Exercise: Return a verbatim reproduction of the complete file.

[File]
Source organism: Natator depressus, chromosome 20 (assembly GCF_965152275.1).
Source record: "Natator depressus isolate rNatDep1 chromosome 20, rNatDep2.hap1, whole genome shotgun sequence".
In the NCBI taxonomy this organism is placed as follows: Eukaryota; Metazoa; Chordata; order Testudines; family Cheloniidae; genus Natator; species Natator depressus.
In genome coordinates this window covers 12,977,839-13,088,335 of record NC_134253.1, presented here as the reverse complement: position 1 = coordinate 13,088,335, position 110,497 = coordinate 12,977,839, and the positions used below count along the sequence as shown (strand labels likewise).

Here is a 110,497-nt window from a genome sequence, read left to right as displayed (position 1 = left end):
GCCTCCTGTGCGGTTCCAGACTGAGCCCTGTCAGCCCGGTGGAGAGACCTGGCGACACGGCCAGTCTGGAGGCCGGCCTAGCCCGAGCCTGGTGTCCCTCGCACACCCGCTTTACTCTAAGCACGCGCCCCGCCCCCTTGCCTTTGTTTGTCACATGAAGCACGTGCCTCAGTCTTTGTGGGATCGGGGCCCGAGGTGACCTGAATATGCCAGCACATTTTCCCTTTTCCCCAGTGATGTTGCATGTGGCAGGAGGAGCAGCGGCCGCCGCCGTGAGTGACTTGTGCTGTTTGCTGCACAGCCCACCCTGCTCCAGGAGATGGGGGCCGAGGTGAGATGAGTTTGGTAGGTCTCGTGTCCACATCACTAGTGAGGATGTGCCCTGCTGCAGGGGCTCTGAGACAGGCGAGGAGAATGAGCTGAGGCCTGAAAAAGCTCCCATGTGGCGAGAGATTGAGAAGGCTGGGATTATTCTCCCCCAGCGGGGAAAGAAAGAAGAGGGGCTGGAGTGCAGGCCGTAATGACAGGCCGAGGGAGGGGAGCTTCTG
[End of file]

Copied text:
Source organism: Natator depressus, chromosome 20 (assembly GCF_965152275.1).
Source record: "Natator depressus isolate rNatDep1 chromosome 20, rNatDep2.hap1, whole genome shotgun sequence".
In the NCBI taxonomy this organism is placed as follows: Eukaryota; Metazoa; Chordata; order Testudines; family Cheloniidae; genus Natator; species Natator depressus.
In genome coordinates this window covers 12,977,839-13,088,335 of record NC_134253.1, presented here as the reverse complement: position 1 = coordinate 13,088,335, position 110,497 = coordinate 12,977,839, and the positions used below count along the sequence as shown (strand labels likewise).

Here is a 110,497-nt window from a genome sequence, read left to right as displayed (position 1 = left end):
GCCTCCTGTGCGGTTCCAGACTGAGCCCTGTCAGCCCGGTGGAGAGACCTGGCGACACGGCCAGTCTGGAGGCCGGCCTAGCCCGAGCCTGGTGTCCCTCGCACACCCGCTTTACTCTAAGCACGCGCCCCGCCCCCTTGCCTTTGTTTGTCACATGAAGCACGTGCCTCAGTCTTTGTGGGATCGGGGCCCGAGGTGACCTGAATATGCCAGCACATTTTCCCTTTTCCCCAGTGATGTTGCATGTGGCAGGAGGAGCAGCGGCCGCCGCCGTGAGTGACTTGTGCTGTTTGCTGCACAGCCCACCCTGCTCCAGGAGATGGGGGCCGAGGTGAGATGAGTTTGGTAGGTCTCGTGTCCACATCACTAGTGAGGATGTGCCCTGCTGCAGGGGCTCTGAGACAGGCGAGGAGAATGAGCTGAGGCCTGAAAAAGCTCCCATGTGGCGAGAGATTGAGAAGGCTGGGATTATTCTCCCCCAGCGGGGAAAGAAAGAAGAGGGGCTGGAGTGCAGGCCGTAATGACAGGCCGAGGGAGGGGAGCTTCTG